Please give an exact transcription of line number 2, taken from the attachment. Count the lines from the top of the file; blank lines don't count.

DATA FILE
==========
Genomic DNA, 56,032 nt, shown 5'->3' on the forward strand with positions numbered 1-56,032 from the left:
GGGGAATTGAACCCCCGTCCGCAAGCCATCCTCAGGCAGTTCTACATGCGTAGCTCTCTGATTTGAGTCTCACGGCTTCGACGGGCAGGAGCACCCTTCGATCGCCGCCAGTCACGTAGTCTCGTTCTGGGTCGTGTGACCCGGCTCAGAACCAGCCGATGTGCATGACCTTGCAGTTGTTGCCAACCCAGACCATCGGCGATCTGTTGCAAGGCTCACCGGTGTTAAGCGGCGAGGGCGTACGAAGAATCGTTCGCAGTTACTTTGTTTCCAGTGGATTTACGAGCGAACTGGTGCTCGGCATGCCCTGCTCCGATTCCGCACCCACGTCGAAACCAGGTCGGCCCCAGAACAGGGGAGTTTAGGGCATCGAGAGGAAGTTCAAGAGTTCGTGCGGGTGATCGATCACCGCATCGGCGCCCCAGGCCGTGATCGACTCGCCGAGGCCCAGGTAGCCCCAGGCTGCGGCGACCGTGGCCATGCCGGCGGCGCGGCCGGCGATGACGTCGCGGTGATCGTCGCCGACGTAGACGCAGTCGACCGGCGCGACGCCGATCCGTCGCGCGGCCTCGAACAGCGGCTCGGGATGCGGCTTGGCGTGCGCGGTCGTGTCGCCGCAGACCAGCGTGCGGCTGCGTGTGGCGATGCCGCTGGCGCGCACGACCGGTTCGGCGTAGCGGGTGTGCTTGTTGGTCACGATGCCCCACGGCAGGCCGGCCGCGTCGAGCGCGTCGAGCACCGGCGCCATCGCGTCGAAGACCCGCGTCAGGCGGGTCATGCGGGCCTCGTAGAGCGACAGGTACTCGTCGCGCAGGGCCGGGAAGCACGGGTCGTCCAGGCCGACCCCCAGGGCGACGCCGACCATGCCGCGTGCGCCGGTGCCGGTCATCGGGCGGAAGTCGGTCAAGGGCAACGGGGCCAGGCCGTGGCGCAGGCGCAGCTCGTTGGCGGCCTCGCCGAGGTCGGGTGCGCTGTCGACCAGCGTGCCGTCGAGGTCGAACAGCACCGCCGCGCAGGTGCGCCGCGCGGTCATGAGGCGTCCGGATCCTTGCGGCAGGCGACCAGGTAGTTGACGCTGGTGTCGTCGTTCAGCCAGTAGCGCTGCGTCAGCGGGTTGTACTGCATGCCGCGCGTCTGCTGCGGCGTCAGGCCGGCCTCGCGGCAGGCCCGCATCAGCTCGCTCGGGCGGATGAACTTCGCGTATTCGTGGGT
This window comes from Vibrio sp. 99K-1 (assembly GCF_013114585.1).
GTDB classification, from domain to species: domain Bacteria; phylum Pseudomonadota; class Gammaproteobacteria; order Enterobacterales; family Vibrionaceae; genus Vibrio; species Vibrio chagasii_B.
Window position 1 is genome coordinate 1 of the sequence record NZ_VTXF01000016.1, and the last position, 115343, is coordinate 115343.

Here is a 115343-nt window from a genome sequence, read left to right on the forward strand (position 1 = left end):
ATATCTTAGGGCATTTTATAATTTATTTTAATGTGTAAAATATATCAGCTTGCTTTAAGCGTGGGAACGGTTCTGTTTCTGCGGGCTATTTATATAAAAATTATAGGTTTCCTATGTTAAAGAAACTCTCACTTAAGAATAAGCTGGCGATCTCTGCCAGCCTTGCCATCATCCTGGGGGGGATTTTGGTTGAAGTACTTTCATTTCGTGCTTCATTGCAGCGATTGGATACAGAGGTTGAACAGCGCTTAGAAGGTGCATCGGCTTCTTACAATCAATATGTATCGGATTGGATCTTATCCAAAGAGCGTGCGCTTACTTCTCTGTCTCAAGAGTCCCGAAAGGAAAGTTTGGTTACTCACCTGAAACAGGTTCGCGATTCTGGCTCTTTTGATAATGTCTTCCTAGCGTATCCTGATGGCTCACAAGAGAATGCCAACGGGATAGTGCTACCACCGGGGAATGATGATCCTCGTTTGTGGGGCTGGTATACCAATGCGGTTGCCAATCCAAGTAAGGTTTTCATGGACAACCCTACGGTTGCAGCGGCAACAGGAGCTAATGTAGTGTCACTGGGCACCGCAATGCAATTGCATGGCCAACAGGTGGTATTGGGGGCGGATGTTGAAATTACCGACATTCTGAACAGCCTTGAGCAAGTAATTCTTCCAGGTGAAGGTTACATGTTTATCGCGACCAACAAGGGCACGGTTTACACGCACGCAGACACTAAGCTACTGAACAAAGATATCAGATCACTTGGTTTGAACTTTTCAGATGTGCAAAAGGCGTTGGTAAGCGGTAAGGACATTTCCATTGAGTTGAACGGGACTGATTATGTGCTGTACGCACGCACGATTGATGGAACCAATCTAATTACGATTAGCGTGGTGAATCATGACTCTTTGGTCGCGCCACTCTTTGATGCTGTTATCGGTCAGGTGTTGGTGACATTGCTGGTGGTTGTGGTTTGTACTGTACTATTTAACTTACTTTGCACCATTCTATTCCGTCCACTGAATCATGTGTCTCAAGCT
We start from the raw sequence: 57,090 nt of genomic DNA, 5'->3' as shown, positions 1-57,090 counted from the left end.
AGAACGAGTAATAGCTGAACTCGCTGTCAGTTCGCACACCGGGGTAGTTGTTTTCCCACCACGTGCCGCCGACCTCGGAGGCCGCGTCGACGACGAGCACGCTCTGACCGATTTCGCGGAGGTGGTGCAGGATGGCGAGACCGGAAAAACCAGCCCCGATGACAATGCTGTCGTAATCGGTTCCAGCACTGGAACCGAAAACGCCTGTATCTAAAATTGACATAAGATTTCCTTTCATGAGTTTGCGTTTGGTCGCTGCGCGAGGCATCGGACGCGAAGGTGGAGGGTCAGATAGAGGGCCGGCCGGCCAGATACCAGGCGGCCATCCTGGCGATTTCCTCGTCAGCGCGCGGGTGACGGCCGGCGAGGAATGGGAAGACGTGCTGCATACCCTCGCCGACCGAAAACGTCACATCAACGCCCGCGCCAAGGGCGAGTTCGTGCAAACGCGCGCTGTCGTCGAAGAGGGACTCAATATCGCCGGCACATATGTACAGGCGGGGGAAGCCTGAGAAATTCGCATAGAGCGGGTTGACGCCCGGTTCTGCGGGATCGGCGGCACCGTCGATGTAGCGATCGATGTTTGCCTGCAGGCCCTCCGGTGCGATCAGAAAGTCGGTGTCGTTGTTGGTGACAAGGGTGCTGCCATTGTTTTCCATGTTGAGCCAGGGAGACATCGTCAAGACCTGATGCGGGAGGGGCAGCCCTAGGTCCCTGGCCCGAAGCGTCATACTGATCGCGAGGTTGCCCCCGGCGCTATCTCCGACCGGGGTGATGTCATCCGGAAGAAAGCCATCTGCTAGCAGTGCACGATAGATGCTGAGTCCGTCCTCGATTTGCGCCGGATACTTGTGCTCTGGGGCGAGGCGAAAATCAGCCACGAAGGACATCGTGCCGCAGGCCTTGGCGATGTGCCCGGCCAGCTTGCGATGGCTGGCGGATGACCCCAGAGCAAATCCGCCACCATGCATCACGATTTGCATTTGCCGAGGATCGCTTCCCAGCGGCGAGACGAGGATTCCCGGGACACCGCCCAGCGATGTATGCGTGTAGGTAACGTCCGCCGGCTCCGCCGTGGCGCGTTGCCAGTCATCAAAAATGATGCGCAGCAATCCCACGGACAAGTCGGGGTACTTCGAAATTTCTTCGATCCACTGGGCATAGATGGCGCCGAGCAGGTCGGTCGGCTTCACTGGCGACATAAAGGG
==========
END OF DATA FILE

GGGGAATTGAACCCCCGTCCGCAAGCCATCCTCAGGCAGTTCTACATGCGTAGCTCTCTGATTTGAGTCTCACGGCTTCGACGGGCAGGAGCACCCTTCGATCGCCGCCAGTCACGTAGTCTCGTTCTGGGTCGTGTGACCCGGCTCAGAACCAGCCGATGTGCATGACCTTGCAGTTGTTGCCAACCCAGACCATCGGCGATCTGTTGCAAGGCTCACCGGTGTTAAGCGGCGAGGGCGTACGAAGAATCGTTCGCAGTTACTTTGTTTCCAGTGGATTTACGAGCGAACTGGTGCTCGGCATGCCCTGCTCCGATTCCGCACCCACGTCGAAACCAGGTCGGCCCCAGAACAGGGGAGTTTAGGGCATCGAGAGGAAGTTCAAGAGTTCGTGCGGGTGATCGATCACCGCATCGGCGCCCCAGGCCGTGATCGACTCGCCGAGGCCCAGGTAGCCCCAGGCTGCGGCGACCGTGGCCATGCCGGCGGCGCGGCCGGCGATGACGTCGCGGTGATCGTCGCCGACGTAGACGCAGTCGACCGGCGCGACGCCGATCCGTCGCGCGGCCTCGAACAGCGGCTCGGGATGCGGCTTGGCGTGCGCGGTCGTGTCGCCGCAGACCAGCGTGCGGCTGCGTGTGGCGATGCCGCTGGCGCGCACGACCGGTTCGGCGTAGCGGGTGTGCTTGTTGGTCACGATGCCCCACGGCAGGCCGGCCGCGTCGAGCGCGTCGAGCACCGGCGCCATCGCGTCGAAGACCCGCGTCAGGCGGGTCATGCGGGCCTCGTAGAGCGACAGGTACTCGTCGCGCAGGGCCGGGAAGCACGGGTCGTCCAGGCCGACCCCCAGGGCGACGCCGACCATGCCGCGTGCGCCGGTGCCGGTCATCGGGCGGAAGTCGGTCAAGGGCAACGGGGCCAGGCCGTGGCGCAGGCGCAGCTCGTTGGCGGCCTCGCCGAGGTCGGGTGCGCTGTCGACCAGCGTGCCGTCGAGGTCGAACAGCACCGCCGCGCAGGTGCGCCGCGCGGTCATGAGGCGTCCGGATCCTTGCGGCAGGCGACCAGGTAGTTGACGCTGGTGTCGTCGTTCAGCCAGTAGCGCTGCGTCAGCGGGTTGTACTGCATGCCGCGCGTCTGCTGCGGCGTCAGGCCGGCCTCGCGGCAGGCCCGCATCAGCTCGCTCGGGCGGATGAACTTCGCGTATTCGTGGGT